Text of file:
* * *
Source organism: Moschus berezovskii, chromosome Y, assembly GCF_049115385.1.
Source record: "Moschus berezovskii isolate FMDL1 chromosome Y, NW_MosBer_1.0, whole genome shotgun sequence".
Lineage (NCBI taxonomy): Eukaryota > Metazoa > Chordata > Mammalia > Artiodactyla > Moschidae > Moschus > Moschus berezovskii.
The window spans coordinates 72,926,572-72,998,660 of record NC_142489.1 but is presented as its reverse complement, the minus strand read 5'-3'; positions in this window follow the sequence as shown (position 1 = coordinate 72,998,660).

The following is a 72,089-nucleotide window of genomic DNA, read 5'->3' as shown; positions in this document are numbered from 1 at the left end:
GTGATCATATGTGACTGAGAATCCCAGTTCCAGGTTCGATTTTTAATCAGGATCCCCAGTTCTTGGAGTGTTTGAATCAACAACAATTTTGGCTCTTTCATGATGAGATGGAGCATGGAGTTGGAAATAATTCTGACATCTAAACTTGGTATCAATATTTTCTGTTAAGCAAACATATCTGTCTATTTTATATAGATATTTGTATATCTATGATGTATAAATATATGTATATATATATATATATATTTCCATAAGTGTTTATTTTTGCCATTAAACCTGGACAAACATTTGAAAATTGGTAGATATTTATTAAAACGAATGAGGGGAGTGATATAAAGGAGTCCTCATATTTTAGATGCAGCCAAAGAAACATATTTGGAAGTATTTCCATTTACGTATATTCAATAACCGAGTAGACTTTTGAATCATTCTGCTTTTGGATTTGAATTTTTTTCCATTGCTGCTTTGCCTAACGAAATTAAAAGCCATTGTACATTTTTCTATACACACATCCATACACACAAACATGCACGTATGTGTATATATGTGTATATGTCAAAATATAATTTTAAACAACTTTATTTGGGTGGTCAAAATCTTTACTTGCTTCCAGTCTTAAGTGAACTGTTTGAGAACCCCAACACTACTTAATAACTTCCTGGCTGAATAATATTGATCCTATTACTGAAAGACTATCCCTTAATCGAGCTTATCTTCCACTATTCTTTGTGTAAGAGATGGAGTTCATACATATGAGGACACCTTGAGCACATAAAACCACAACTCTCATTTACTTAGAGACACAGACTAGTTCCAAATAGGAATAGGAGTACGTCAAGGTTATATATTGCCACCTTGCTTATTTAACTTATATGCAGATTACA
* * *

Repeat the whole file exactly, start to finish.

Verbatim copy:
Source organism: Moschus berezovskii, chromosome Y, assembly GCF_049115385.1.
Source record: "Moschus berezovskii isolate FMDL1 chromosome Y, NW_MosBer_1.0, whole genome shotgun sequence".
Lineage (NCBI taxonomy): Eukaryota > Metazoa > Chordata > Mammalia > Artiodactyla > Moschidae > Moschus > Moschus berezovskii.
The window spans coordinates 72,926,572-72,998,660 of record NC_142489.1 but is presented as its reverse complement, the minus strand read 5'-3'; positions in this window follow the sequence as shown (position 1 = coordinate 72,998,660).

The following is a 72,089-nucleotide window of genomic DNA, read 5'->3' as shown; positions in this document are numbered from 1 at the left end:
GTGATCATATGTGACTGAGAATCCCAGTTCCAGGTTCGATTTTTAATCAGGATCCCCAGTTCTTGGAGTGTTTGAATCAACAACAATTTTGGCTCTTTCATGATGAGATGGAGCATGGAGTTGGAAATAATTCTGACATCTAAACTTGGTATCAATATTTTCTGTTAAGCAAACATATCTGTCTATTTTATATAGATATTTGTATATCTATGATGTATAAATATATGTATATATATATATATATATTTCCATAAGTGTTTATTTTTGCCATTAAACCTGGACAAACATTTGAAAATTGGTAGATATTTATTAAAACGAATGAGGGGAGTGATATAAAGGAGTCCTCATATTTTAGATGCAGCCAAAGAAACATATTTGGAAGTATTTCCATTTACGTATATTCAATAACCGAGTAGACTTTTGAATCATTCTGCTTTTGGATTTGAATTTTTTTCCATTGCTGCTTTGCCTAACGAAATTAAAAGCCATTGTACATTTTTCTATACACACATCCATACACACAAACATGCACGTATGTGTATATATGTGTATATGTCAAAATATAATTTTAAACAACTTTATTTGGGTGGTCAAAATCTTTACTTGCTTCCAGTCTTAAGTGAACTGTTTGAGAACCCCAACACTACTTAATAACTTCCTGGCTGAATAATATTGATCCTATTACTGAAAGACTATCCCTTAATCGAGCTTATCTTCCACTATTCTTTGTGTAAGAGATGGAGTTCATACATATGAGGACACCTTGAGCACATAAAACCACAACTCTCATTTACTTAGAGACACAGACTAGTTCCAAATAGGAATAGGAGTACGTCAAGGTTATATATTGCCACCTTGCTTATTTAACTTATATGCAGATTACA